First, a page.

Positioning for Growth

Most advisory firms have different types of clients, and many firms are opportunistic about which new clients they add. Advisors may believe a prospect has got to be good for business if that prospect brings in assets on which the advisor can get paid a reasonable (or substantial) fee. Being purely reactive to the marketplace is settling for mediocrity, however. Long-term growth must be thoughtfully planned for and carefully executed.

Advisory firms that are positioned for growth have purposefully determined which business to invest in. This clarity informs how they hire and compensate people, their technology and product platforms, their employee reward structure, and their sales and marketing efforts. If advisors had infinite resources, they could spread their investments over multiple strategies but, lo, most are not blessed with such abundance. So in the real world, just as you do with your client portfolios, your firm must develop a strategy that is guided by a clear philosophy and deploys assets in order to produce the optimal return.

While the 80/20 rule may exist in your business today (80% of your income is generated by 20% of your clients), is that a judicious way to build your business going forward? In a study we performed when I was at Moss Adams (2006 Moss Adams Financial Performance Study of Advisory Firms), we found that those advisors who reversed this relationship–including 80% of their clients in their target–grew three times faster than the average firm. The logic is obvious; they committed their business development and client service time to serving the optimal relationship instead of wasting resources on a few prospects and clients who would disrupt their business process.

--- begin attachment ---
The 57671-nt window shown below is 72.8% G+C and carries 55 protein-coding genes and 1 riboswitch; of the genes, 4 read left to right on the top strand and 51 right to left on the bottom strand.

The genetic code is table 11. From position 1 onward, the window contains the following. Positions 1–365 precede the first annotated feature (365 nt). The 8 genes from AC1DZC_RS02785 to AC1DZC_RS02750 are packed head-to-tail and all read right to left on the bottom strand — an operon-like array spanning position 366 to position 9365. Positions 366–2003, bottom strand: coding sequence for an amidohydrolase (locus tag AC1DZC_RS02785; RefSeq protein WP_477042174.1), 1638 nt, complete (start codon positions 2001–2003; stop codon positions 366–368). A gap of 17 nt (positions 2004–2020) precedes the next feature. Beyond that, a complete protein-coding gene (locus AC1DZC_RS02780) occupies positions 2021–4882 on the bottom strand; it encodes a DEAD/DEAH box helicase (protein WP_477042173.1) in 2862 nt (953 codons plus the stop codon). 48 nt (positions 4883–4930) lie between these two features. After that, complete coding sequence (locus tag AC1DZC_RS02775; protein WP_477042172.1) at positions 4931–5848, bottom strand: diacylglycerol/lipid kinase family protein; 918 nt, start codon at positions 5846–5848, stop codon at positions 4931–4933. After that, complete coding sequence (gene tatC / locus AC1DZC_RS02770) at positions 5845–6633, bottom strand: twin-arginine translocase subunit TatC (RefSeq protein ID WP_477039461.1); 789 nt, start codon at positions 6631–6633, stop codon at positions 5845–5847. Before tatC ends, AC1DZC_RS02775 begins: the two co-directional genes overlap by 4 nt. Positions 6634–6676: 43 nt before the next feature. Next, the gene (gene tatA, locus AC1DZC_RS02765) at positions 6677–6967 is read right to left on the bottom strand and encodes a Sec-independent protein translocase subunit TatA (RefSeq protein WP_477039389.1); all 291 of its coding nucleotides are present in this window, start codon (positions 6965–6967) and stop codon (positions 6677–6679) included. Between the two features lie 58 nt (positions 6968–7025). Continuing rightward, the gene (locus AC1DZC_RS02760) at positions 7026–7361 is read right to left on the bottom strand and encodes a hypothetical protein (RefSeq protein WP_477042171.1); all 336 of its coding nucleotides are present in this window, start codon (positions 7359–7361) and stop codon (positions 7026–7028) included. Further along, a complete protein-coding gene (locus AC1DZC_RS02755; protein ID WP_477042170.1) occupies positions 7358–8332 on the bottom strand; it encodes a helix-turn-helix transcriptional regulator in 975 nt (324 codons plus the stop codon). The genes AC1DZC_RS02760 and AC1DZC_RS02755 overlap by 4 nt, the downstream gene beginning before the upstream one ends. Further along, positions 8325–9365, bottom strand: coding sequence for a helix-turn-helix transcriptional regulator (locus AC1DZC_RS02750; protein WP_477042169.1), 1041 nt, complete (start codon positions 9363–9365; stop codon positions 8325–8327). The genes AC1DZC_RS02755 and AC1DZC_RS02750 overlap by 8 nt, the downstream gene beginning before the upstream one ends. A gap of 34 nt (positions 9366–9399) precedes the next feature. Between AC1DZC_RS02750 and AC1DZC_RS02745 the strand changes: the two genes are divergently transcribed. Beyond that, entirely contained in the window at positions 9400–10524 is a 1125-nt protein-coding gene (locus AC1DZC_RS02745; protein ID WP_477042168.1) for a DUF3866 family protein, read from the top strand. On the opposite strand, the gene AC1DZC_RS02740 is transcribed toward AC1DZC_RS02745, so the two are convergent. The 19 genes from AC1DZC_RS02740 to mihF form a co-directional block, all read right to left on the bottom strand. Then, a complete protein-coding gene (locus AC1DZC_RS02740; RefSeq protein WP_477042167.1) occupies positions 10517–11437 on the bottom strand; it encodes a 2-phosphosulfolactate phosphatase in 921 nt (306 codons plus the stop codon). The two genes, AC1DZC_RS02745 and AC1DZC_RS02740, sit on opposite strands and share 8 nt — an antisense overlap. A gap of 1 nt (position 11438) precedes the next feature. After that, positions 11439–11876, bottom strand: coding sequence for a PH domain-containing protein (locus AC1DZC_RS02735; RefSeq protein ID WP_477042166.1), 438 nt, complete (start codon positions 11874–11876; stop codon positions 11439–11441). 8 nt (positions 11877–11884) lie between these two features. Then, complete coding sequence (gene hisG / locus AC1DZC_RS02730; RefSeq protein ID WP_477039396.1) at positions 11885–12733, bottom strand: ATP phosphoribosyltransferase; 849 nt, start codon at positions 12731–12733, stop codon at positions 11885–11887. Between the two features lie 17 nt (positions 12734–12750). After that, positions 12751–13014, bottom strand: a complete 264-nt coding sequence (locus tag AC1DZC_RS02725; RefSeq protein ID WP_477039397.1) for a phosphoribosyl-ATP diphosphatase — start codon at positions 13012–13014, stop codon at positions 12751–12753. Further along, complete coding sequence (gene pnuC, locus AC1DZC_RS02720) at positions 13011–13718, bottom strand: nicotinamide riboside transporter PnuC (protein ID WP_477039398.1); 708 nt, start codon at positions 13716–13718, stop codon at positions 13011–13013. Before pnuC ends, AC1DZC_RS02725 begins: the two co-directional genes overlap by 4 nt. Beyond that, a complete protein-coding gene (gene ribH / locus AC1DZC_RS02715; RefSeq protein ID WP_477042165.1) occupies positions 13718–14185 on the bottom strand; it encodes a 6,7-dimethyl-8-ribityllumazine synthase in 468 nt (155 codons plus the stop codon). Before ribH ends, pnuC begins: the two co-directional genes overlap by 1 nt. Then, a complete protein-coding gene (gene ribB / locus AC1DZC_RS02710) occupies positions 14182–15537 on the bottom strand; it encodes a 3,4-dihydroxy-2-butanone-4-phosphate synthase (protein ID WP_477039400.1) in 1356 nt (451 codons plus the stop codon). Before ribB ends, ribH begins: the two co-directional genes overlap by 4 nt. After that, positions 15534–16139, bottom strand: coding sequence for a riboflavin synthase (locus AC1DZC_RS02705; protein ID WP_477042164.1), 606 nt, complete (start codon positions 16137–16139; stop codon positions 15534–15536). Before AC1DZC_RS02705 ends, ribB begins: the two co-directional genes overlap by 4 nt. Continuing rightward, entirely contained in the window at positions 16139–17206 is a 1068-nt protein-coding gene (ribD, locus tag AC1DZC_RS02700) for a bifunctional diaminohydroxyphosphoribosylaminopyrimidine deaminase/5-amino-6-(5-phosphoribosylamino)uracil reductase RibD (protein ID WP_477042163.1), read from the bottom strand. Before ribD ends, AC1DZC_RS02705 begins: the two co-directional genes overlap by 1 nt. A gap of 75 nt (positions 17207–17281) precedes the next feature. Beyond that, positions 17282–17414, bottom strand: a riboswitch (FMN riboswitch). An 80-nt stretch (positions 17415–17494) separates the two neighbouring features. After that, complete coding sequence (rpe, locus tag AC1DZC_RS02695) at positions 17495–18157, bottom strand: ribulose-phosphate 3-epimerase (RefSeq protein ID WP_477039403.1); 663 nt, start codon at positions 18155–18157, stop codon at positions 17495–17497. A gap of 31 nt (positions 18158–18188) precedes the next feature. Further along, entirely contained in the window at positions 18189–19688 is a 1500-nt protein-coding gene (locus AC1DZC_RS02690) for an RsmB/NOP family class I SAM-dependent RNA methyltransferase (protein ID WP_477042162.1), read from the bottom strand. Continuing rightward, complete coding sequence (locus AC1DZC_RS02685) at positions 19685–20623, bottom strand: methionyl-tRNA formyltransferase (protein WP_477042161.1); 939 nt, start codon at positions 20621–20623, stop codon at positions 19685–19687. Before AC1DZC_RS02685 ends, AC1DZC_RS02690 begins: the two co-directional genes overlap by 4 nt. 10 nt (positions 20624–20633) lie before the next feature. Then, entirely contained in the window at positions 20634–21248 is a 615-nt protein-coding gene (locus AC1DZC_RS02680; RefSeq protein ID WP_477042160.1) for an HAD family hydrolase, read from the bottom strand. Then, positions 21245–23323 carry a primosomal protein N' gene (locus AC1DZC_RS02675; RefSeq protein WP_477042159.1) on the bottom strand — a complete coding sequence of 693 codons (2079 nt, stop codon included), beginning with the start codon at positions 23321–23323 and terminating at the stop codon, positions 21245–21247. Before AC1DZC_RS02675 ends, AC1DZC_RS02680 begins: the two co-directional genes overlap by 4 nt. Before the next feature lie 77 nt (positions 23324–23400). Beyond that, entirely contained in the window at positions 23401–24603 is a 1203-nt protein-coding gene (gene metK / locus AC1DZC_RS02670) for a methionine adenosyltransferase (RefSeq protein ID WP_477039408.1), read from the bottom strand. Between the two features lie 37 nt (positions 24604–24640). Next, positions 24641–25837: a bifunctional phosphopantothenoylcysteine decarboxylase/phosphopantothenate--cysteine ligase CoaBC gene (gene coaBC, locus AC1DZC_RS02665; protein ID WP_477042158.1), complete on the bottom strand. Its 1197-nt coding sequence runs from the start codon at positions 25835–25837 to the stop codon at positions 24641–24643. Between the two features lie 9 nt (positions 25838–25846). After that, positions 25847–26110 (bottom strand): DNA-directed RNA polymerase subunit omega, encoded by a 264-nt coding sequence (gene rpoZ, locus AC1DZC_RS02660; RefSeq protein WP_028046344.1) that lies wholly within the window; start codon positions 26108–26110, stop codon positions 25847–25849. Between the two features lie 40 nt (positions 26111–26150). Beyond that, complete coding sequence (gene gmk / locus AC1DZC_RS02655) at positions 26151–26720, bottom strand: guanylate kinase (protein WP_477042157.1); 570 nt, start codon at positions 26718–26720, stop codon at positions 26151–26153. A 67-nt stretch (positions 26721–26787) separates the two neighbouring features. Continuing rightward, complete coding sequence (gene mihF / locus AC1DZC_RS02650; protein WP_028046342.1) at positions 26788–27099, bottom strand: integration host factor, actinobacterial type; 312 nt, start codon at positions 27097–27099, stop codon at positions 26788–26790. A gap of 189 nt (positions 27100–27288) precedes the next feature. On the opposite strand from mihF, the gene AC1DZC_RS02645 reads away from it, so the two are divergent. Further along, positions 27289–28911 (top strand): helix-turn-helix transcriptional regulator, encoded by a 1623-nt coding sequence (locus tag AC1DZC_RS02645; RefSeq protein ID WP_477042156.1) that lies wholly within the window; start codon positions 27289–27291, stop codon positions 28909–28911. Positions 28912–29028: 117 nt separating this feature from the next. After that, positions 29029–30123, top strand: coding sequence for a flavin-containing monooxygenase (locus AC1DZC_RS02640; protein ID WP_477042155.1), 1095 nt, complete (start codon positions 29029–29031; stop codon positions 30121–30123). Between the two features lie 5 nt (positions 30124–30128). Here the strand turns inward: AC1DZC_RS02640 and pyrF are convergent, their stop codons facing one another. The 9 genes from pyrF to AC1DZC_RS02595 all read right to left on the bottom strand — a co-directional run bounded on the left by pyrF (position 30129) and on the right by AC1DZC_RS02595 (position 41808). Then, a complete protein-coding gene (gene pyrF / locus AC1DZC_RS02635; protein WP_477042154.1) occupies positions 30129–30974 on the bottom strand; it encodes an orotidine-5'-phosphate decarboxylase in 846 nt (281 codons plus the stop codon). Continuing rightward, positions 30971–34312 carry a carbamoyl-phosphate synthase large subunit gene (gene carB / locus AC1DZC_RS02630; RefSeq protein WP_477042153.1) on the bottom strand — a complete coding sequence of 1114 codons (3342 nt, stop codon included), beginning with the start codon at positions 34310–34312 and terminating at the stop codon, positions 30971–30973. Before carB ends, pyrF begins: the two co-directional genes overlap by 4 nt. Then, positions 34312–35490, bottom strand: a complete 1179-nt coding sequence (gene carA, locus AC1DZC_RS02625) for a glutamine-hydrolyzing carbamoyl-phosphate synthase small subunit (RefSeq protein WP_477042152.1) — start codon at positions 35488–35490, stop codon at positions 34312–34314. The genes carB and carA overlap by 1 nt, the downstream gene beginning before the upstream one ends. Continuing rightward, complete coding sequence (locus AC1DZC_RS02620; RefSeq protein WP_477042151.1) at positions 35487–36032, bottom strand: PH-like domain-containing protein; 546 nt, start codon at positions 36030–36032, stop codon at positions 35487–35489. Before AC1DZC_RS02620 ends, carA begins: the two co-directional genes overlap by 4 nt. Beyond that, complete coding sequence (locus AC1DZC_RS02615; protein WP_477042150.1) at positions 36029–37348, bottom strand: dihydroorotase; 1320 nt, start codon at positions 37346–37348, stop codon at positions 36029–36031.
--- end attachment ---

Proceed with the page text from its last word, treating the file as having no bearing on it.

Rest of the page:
Structuring for Growth

“Form follows function” is a concept rooted in modern architecture, the idea that a structure’s design should be based on its intended purpose.

In an advisory firm, designing your business for success depends on your purpose. Are you growing a firm focused on the 401(k) market, or high-net-worth individuals? Are you creating a family office, or a money management firm? It doesn’t really matter which business you commit resources to as long as you are clear about what it will take to support your strategy.

To build a business structure in which people, processes, and technology are aligned, advisory firms must develop a process map. A process map allows you to separate each function, such as account opening or rebalancing, and identify the steps, how much time they take, and the tools needed to complete them. When the current process is outlined, improvements are easier to identify and implement.

With the process and tools more clearly defined, it also becomes easier to see whether you have the right people matched to the right jobs. A poor fit can result from a lack of aptitude, interest, or motivation. Knowing the nature of the work makes it easier to define the ideal worker. If it is a repetitive function, for example, individuals who enjoy organization and order will focus on the role better than multi-taskers. Individuals properly matched to their jobs also tend to be more fulfilled and loyal, thus minimizing turnover.

Advisory firms that are clear about who they are serving can lower their break-even point, making it easier to get to profitability. Critical mass–that optimal level of productivity and growth–requires more still: adding capacity and redundancy, generating enough momentum to stimulate individual career growth, and building a sound structure that can withstand addition or subtraction of clients and staff. Be the architect of your firm’s future in the new world.